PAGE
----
Please see our gallery: Flowers of Uepi. Note: Only a few of the images appear within the text – click here for the full gallery at large high resolution in new tab window.
Uepi Island is a remote magical tropical paradise tucked away in the furthermost reaches of the expansive Marovo Lagoon in the far north region of the Western Provinces of the Solomon Islands. It is my favourite place for a diving holiday, so much so, I may regret publishing about its beauty.
Uepi is sought after by divers from all parts of the globe, and now is accessible by regular flights on SolAir from Honiara, the capital of the Solomon Islands. I flew in from Brisbane, Australia and was able to get there and back in a day, of hassle free travel. We travelled as a group with our Hostess Sue Place from SunDive at Byron Bay. SolAir was considerate of our weight, and allowed up to check in as a group; thus we were able to share the excess around and did not get hit up for additional costs. This courtesy is always appreciated by an underwater photographer.
Uepi is a boutique diving resort founded by Jill and Grant twenty-five years ago. Over the years, the resort has grown with more bures and therefore more guests, thus requiring increasing numbers of support staff from the adjacent local islands. There is delightful bure style accommodation, with just-the-basics Solomon Island style for your comfort. At the main house (or “haus” in Solomon Islands pidgin) breakfast and dinner are taken in the dining area; afternoon drinks (de rigueur) at the bar and in the lounge. The food is tasty, and fresh cooked with often 8 courses for the evening meal with my favourites the lobster and mud crab. The main haus is built in traditional island style, and is a work of art. The view from the bar, looking over the Lagoon to far away New Georgia is spectacular, especially at sunset. For lunch, a platter can be delivered to your room. You then do not have far to go to take a midday siesta at the hottest time of the day, in preparation for the afternoon dive. The resort features eco-sustainability, rain water is collected, and delicious fruits and vegetables are grown on site.
The diving program is as busy as you wish it to be, and certainly varied from planes, to wrecks, to swarming fish life, colourful and varied Gorgonia sea fans, as well as soft and hard corals of great diversity and in pristine condition. Penguin Point in 100ft visibility on a clear calm day with sun overhead was a memorable diving experience. At Uepi, the nearest dive was straight off the jetty for exotic critters on the night dive, and schooling fish and resident sharks easily seen during the day.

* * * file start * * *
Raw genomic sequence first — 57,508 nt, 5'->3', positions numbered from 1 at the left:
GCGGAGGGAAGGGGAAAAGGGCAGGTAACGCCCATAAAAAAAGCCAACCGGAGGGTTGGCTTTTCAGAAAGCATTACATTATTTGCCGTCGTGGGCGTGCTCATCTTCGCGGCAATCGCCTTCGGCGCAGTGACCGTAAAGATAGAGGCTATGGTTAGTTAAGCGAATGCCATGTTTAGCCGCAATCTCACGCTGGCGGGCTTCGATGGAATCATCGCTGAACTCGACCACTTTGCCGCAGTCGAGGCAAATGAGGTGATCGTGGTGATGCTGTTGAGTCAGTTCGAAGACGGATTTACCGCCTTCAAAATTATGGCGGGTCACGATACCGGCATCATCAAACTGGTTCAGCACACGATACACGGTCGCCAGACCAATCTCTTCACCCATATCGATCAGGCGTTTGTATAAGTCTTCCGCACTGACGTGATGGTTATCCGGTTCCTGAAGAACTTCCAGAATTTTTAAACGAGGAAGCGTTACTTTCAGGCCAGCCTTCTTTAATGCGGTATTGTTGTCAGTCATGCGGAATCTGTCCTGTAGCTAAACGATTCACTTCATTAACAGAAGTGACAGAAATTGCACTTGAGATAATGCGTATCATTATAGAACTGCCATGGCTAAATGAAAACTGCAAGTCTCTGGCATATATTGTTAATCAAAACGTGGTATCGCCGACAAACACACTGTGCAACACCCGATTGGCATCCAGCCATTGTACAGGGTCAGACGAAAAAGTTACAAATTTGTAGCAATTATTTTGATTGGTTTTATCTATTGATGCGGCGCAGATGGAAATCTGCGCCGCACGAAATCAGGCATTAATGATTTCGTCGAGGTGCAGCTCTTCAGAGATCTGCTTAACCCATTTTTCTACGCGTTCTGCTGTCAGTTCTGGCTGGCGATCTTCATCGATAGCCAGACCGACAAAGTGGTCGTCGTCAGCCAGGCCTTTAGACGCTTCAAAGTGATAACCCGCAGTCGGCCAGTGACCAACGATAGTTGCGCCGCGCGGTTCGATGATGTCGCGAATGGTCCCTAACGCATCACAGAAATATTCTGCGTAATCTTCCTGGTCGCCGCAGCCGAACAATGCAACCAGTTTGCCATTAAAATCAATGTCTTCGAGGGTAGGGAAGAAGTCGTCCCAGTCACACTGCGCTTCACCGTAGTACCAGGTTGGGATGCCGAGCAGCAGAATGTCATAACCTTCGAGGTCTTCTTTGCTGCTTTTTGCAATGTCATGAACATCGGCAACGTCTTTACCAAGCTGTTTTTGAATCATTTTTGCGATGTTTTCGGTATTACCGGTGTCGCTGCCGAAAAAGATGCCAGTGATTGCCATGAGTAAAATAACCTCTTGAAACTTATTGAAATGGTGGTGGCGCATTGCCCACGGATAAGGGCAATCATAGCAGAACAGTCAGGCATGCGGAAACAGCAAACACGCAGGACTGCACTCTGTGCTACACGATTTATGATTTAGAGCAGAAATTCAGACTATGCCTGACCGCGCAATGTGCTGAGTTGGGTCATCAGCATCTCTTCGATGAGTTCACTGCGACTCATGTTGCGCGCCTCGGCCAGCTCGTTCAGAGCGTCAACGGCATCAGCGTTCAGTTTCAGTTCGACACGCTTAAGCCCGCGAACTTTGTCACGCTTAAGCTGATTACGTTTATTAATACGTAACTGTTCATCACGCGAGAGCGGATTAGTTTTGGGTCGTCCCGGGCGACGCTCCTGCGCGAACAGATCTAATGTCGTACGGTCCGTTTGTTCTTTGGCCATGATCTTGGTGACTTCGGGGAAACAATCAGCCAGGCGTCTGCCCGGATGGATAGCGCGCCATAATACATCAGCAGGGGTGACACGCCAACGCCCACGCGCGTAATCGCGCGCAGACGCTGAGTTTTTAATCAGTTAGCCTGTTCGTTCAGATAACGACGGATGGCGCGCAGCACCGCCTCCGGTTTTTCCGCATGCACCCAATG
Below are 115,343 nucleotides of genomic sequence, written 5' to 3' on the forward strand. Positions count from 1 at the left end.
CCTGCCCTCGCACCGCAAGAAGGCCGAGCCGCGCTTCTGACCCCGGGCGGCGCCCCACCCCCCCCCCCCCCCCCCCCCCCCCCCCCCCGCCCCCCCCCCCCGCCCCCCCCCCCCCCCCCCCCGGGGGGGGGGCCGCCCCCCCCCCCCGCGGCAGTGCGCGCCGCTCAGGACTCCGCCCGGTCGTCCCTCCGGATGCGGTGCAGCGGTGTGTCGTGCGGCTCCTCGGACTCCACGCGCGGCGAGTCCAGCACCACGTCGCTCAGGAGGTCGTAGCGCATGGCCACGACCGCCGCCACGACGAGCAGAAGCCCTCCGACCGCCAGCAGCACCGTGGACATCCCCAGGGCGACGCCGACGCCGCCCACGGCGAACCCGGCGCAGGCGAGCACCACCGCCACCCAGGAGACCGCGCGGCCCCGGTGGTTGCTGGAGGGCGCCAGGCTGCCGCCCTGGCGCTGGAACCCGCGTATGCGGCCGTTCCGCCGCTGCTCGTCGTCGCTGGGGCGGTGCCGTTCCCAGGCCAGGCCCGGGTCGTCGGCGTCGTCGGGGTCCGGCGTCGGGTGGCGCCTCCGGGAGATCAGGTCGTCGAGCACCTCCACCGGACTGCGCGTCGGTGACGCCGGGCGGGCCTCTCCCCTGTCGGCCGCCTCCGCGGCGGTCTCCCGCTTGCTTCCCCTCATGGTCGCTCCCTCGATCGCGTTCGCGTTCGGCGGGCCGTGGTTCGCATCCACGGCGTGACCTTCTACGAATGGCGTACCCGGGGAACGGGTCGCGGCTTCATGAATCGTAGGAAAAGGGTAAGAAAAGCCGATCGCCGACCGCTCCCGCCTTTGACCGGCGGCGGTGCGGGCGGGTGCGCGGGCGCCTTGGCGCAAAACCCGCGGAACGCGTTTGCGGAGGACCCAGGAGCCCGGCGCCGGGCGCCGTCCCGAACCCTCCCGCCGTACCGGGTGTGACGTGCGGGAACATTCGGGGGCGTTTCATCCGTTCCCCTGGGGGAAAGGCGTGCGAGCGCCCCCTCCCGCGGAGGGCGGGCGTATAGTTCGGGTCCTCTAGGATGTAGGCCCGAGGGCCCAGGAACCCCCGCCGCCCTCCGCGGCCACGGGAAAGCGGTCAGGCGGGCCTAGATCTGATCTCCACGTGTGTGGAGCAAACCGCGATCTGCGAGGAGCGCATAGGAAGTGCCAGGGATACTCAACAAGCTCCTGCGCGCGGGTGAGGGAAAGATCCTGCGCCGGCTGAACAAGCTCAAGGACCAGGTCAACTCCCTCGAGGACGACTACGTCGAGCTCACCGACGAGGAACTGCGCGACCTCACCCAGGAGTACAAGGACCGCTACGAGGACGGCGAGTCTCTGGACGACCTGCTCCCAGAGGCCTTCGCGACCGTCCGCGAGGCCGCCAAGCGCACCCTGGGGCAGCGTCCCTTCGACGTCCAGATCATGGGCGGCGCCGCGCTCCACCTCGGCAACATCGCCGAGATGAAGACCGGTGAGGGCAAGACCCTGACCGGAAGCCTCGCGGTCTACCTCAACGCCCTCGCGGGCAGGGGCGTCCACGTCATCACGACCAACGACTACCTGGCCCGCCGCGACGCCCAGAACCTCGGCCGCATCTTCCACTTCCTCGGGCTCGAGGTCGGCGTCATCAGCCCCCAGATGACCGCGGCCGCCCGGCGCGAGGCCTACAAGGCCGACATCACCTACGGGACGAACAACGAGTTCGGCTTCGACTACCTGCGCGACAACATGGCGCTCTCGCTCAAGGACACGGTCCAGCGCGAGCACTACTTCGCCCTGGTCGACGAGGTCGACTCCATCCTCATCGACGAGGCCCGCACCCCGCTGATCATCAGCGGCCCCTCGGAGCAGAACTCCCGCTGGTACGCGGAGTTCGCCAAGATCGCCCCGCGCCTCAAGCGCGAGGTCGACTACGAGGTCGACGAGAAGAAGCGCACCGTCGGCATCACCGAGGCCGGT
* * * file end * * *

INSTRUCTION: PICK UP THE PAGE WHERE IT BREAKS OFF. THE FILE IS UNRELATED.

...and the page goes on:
Remnants and relics of World War II are common in the Solomons. In Marovo Lagoon alone are several known planes, with probably many more yet undiscovered. There is diving on the wrecks of Japanese freighters. (Please see post on “The Warbirds of Marovo Lagoon”).
After a long run in dive-boats back past the airport at Seghi, the first dive is the near vertical wreck of a fishing trawler, a stunning dive in clear water with the stern of the ship in 150 ft. Next stop, the caverns of BatiBati await, a memorable dive that takes you out to the blue water at the reef edge, and then back through underwater tunnels to the sinkhole. The divers seemingly are swallowed up by solid rock as they descend into darkness of the abyss, until, behold, there is the glimmer of the blue ocean ahead. This wonderful day ends with a drift dive on the exquisite Penguin Reef to savour the pristine corals and fans.
The best diving is not far from the Lodge, around Uepi Point, which leads into Uepi Channel. We saw schooling Wrasses, Grey Whaler Sharks, and Pygmy Manta Rays, to name a few of the fish. At sites further up the coast there was exquisite underwater scenery. I am a sea fan tragic, and as you come around the point on the resort site is a terrific area Grant told me about, called Sea Fan Gardens. Beautiful sea fans also just off the jetty, at the Uepi Bombe down around 70 feet.
Just up the coast are several cave dives, with tunnels, caves, and swim-thrus where over eons of time water has eroded through the limestone. Best follow the leader, and stay close to your knowledgable dive guide. Our guide for the week was Joe, who was excellent.
Complementing the exquisite beauty of the undersea world, are the terrestrial gardens of Uepi. These are Jill’s pride and passion. Her gardens on the island are almost as varied and as colourful, as the surrounding underwater world. Around her unassuming house are clusters of flowers, and orchids, both native and hybrid, gathered and diligently nurtured over many years for your enjoyment.
Treat your soul to the balms of the gardens of Uepi. You will return for more.